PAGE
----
First off – sorry to all my loyal readers (I know, but at least I realize I’m delusional) that I’ve been quiet for the past week or so. I was off in Mexico with no connections whatsoever to the outside world. It was actually kind of […]

First off – sorry to all my loyal readers (I know, but at least I realize I’m delusional) that I’ve been quiet for the past week or so. I was off in Mexico with no connections whatsoever to the outside world. It was actually kind of nice… (Though I did bring my new big cat with me to play a little bit.)

So have you played with Quicktime 7 Pro or any of the cool H.264 features yet? Color me impressed! I’ve dabbled with the QT 7 Pro features a bit, but the real fun came when I pulled out HandBrake (0.7 beta 3). If you’re not familiar with HandBrake, it’s a DVD ripping app for OS X. Works very well, but takes a while. I usually use it to rip a movie or two before a plane trip. No DVDs to cart along means one less hassle and bulk in my bag.

So back to the point at hand. I ripped a movie that was 90 minutes long. I set it for the best audio and video, using the H.264 compression – obviously. While it took about 10 hours to run the rip (sheesh!) it was well worth it. So 10 hours later I had a nice 90 minute mp4 file of my DVD that I could watch in tiny mode, or full screen and the quality was the same either way! Awesome.

So any guesses to how large the file was? Anyone? Anyone? (Bueller. Bueller…) We’re talking about a full 90 minute DVD quality movie here. Drum roll please…. 700mb. That’s it! Crazy. I’m dumbfounded and so excited about this.

Ah, the possibilities. So I’ve got my 700mb movie file in mp4 format now. Guess what. I can make a BACKUP copy of my DVD if I wanted. Toss your new file into iDVD and burn yourself a copy of the movie that the kids can watch and trash while keeping the original safe and sound. I realize there are products like FastDVDCopy and Popcorn out there that already do this in basically one step. But this is a cheap, do it yourself solution if you really want it. I’m all for that. Of course I can only condone making backup copies, and not for “other use”…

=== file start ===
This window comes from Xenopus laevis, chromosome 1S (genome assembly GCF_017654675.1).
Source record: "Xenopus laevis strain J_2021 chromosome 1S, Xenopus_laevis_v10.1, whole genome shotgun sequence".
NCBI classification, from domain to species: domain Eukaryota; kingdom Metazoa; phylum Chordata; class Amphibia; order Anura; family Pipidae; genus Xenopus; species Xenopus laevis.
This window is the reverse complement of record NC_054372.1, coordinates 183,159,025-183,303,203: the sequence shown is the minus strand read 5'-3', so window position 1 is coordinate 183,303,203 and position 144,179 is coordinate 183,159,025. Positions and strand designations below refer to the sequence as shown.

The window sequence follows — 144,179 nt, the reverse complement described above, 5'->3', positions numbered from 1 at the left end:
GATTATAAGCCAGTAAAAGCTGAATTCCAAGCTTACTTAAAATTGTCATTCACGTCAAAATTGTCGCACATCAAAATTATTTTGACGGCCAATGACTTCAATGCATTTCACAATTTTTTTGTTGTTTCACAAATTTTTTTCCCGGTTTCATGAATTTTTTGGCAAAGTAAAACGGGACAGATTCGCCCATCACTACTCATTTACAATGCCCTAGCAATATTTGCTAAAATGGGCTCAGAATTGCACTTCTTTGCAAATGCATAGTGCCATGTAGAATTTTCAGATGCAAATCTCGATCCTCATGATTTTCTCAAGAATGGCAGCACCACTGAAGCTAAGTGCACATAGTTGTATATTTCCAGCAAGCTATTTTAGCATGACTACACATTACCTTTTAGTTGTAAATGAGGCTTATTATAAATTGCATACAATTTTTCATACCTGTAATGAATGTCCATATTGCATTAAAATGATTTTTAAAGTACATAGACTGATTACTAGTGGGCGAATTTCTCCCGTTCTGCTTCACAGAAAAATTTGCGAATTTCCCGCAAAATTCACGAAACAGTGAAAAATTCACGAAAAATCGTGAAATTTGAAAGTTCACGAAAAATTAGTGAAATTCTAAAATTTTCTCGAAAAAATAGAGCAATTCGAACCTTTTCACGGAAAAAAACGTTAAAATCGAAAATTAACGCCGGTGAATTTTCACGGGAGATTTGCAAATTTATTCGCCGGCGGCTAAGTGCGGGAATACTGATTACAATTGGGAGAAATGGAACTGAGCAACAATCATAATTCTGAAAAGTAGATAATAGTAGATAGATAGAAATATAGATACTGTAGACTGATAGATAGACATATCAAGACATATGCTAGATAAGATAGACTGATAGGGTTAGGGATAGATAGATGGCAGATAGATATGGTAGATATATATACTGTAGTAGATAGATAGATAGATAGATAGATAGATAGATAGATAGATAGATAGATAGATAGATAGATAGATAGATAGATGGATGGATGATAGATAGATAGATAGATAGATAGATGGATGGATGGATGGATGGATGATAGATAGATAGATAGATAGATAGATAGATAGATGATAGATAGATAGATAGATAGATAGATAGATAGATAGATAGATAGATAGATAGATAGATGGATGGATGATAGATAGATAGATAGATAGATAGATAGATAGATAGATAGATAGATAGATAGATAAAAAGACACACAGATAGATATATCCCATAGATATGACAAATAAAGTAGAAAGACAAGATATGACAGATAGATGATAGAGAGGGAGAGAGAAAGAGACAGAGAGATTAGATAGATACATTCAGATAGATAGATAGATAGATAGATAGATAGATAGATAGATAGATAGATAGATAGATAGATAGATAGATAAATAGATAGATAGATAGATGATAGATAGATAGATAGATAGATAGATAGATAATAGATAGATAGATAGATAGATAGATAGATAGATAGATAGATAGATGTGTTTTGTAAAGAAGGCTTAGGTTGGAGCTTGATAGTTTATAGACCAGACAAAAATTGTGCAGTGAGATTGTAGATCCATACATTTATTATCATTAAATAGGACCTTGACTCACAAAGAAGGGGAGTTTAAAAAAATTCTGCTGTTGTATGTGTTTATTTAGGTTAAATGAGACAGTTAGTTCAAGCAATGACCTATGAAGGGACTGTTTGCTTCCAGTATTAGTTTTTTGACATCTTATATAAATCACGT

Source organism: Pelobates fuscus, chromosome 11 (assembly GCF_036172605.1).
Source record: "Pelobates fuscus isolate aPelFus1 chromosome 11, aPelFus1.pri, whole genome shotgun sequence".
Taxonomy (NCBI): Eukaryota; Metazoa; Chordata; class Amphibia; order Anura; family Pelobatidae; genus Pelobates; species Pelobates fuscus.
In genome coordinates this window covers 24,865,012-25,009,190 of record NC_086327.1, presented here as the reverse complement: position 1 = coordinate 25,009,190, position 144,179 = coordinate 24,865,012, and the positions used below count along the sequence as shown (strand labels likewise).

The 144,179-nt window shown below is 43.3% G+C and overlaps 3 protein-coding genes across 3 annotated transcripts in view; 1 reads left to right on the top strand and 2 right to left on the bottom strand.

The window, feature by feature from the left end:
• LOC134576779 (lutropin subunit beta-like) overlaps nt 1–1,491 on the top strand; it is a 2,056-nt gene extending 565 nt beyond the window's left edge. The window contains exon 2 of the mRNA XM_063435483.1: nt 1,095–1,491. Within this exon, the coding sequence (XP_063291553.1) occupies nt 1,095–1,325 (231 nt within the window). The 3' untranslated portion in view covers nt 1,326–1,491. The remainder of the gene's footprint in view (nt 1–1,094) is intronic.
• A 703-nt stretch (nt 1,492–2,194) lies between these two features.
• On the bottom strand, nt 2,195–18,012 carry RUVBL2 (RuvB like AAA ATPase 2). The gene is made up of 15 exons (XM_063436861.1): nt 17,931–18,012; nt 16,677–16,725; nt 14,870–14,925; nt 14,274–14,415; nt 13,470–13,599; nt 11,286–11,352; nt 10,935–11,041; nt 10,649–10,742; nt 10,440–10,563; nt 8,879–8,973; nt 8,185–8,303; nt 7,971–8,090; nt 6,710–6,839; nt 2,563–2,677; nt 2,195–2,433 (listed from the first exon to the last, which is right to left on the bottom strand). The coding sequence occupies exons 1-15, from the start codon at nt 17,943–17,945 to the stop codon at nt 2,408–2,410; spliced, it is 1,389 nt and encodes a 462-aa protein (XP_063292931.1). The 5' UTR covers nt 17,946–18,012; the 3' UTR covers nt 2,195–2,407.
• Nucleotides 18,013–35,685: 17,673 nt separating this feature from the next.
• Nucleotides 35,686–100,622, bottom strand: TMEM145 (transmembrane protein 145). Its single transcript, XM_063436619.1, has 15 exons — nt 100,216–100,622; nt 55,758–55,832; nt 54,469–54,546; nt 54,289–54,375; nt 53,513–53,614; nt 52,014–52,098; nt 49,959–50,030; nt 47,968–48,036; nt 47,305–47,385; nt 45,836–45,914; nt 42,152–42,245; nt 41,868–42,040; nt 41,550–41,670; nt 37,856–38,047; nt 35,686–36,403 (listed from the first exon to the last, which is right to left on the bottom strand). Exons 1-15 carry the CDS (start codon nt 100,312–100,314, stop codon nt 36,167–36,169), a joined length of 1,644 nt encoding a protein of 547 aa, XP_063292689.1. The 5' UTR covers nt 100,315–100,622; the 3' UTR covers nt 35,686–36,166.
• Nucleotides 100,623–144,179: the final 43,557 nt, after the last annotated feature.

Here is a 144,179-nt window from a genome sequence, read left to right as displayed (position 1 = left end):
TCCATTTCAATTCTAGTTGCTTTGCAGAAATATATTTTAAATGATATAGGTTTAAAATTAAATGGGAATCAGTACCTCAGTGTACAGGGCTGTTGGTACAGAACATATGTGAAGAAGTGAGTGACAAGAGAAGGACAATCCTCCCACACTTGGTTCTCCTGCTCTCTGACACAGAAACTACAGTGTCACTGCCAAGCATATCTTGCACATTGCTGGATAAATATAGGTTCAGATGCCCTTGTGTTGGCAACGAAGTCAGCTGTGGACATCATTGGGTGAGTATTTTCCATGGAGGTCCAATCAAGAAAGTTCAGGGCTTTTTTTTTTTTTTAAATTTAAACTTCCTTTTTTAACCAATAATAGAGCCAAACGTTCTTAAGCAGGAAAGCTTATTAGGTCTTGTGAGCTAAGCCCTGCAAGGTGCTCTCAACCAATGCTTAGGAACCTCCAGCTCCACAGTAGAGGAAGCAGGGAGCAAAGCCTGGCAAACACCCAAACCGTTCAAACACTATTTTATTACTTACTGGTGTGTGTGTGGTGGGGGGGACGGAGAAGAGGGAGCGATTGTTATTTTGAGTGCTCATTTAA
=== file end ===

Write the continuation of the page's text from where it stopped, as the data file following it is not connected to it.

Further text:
So what interesting things have you found while playing with the various H.264 options available now in Tiger?

I just stumbled upon this great piece over at Shape of Days. It does a side by side comparison of H.264 and Sorenson 3 compression schemes. He knows what he’s talking about – much more than the “it’s cool” that I provide. Definitely go check it out!

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  1. Tony Korologos Wednesday, May 11, 2005

    10 hours on what machine? If you want the best ripper for mac, look for “Mac The Ripper.”

  2. Nick Santilli Wednesday, May 11, 2005

    sorry, should have mentioned that. It was my 17″ powerbook. 1ghz G4 with 1gb of ram. Nothing else running on the machine either. just the rip. Man it was painfully slow…

    Does MacTheRipper support H.264? I guess it probably would now that it’s available.

  3. Tony Korologos Wednesday, May 11, 2005

    I wonder how fast my dual 2.0 g5 would do that same job… Don’t have tiger yet. Waiting for the first bug fix release :-)

  4. David Appleyard Wednesday, May 11, 2005

    I can’t wait for Apple to start posting all the new movie trailers (and better still – keynote speeches) in h.264

  5. Nick Santilli Wednesday, May 11, 2005

    David – have you seen the HD Gallery on Quicktime.com?

    there’s a few things there already, to keep you busy for a few minutes. :)

  6. David Appleyard Wednesday, May 11, 2005

    I have actually – They are very cool

    I am looking forward to them adding h.264 options to all the new trailers they put up on there though – need more high definition goodness!

  7. Not to be too confusing, but Mac The Ripper is indeed excellent, however it doesn’t transcode to mpeg4 like Handbrake does.

    The total time of 10 hours to transcode the movie sounds about right considering it was ripping and transcoding at the same time.

    I personally prefer to rip and transcode in separate steps, using MTR to rip and Handbrake or ffMpegX to transcode. I don’t like hearing my optical drive grinding away the whole time I’m transcoding.

  8. Chris Holland Wednesday, May 11, 2005

    wow. this HD stuff is really cool :D first thing i did upon installing Tiger was to buy the qt7 pro license.

  9. Some questions.

    What codec H.264 is Handbrake using? The open source one or the Quicktime one?

    If it’s the open source one doesn’t that lack some bells and whistles and multi-processor support?

  10. Stevew, handbrake uses libx264, the open source encoder. It may not have the bells and whistles but it can be used in a cross platform open source product more easily than the QT encoder.

    For those who are compraing handbrake to Mac The Ripper, DVD2Onex, and Popcorn, they serve a different purpose from handbrake. If you are trying to copy a DVD onto another DVD (for backup or what have you) Handbrake is not the right tool. Handbrake on the other hand can encode a movie using H.264 with a much higher video quality to size ratio. This is good if you want to rip to your hard drive or CD and are not in a rush.

    If you want a faster encode you can use constant quality. Decreasing the output resolution helps quite a bit as well. I prefer targeting size and 2 passes. For casual viewing on the road a 700MB rip is quite acceptable, though not DVD quality. Still much better than a comparable rip using popcorn though.

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